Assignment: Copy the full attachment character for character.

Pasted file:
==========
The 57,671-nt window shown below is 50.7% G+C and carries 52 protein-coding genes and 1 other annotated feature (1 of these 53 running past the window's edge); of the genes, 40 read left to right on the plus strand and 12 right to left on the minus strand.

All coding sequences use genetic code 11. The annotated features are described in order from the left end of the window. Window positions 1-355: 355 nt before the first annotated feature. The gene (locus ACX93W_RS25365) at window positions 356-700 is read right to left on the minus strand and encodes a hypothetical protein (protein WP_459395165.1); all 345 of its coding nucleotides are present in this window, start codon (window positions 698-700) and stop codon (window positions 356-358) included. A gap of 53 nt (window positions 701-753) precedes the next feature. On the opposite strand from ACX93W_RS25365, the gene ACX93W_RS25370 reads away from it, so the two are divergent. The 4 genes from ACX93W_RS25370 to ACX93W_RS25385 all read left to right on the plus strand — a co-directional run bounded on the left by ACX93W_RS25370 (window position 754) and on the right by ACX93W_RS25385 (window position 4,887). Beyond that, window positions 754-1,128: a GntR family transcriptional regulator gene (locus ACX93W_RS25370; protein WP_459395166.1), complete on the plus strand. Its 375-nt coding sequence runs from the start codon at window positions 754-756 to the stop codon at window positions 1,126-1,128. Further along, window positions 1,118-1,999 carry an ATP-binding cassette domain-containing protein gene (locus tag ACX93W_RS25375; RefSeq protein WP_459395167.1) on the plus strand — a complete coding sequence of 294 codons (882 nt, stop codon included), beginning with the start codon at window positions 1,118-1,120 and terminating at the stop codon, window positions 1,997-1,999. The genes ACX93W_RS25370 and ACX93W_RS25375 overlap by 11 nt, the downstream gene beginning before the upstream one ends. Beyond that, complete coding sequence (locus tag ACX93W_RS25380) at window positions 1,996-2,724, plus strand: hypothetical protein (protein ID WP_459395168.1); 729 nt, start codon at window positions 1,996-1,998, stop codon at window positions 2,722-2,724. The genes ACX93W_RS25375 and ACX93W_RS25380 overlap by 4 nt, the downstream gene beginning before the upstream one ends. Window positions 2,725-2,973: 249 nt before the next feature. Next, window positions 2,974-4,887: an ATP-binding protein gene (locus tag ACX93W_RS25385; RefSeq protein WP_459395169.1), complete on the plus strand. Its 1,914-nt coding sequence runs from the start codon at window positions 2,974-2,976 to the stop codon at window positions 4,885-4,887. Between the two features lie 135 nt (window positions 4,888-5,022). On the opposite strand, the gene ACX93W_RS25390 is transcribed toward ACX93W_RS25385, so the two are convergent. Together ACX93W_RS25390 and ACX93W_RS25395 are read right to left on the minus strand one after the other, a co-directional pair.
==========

The 57,671-nt window shown below is 50.7% G+C and carries 52 protein-coding genes and 1 other annotated feature (1 of these 53 running past the window's edge); of the genes, 40 read left to right on the plus strand and 12 right to left on the minus strand.

All coding sequences use genetic code 11. The annotated features are described in order from the left end of the window. Window positions 1-355: 355 nt before the first annotated feature. The gene (locus ACX93W_RS25365) at window positions 356-700 is read right to left on the minus strand and encodes a hypothetical protein (protein WP_459395165.1); all 345 of its coding nucleotides are present in this window, start codon (window positions 698-700) and stop codon (window positions 356-358) included. A gap of 53 nt (window positions 701-753) precedes the next feature. On the opposite strand from ACX93W_RS25365, the gene ACX93W_RS25370 reads away from it, so the two are divergent. The 4 genes from ACX93W_RS25370 to ACX93W_RS25385 all read left to right on the plus strand — a co-directional run bounded on the left by ACX93W_RS25370 (window position 754) and on the right by ACX93W_RS25385 (window position 4,887). Beyond that, window positions 754-1,128: a GntR family transcriptional regulator gene (locus ACX93W_RS25370; protein WP_459395166.1), complete on the plus strand. Its 375-nt coding sequence runs from the start codon at window positions 754-756 to the stop codon at window positions 1,126-1,128. Further along, window positions 1,118-1,999 carry an ATP-binding cassette domain-containing protein gene (locus tag ACX93W_RS25375; RefSeq protein WP_459395167.1) on the plus strand — a complete coding sequence of 294 codons (882 nt, stop codon included), beginning with the start codon at window positions 1,118-1,120 and terminating at the stop codon, window positions 1,997-1,999. The genes ACX93W_RS25370 and ACX93W_RS25375 overlap by 11 nt, the downstream gene beginning before the upstream one ends. Beyond that, complete coding sequence (locus tag ACX93W_RS25380) at window positions 1,996-2,724, plus strand: hypothetical protein (protein ID WP_459395168.1); 729 nt, start codon at window positions 1,996-1,998, stop codon at window positions 2,722-2,724. The genes ACX93W_RS25375 and ACX93W_RS25380 overlap by 4 nt, the downstream gene beginning before the upstream one ends. Window positions 2,725-2,973: 249 nt before the next feature. Next, window positions 2,974-4,887: an ATP-binding protein gene (locus tag ACX93W_RS25385; RefSeq protein WP_459395169.1), complete on the plus strand. Its 1,914-nt coding sequence runs from the start codon at window positions 2,974-2,976 to the stop codon at window positions 4,885-4,887. Between the two features lie 135 nt (window positions 4,888-5,022). On the opposite strand, the gene ACX93W_RS25390 is transcribed toward ACX93W_RS25385, so the two are convergent. Together ACX93W_RS25390 and ACX93W_RS25395 are read right to left on the minus strand one after the other, a co-directional pair.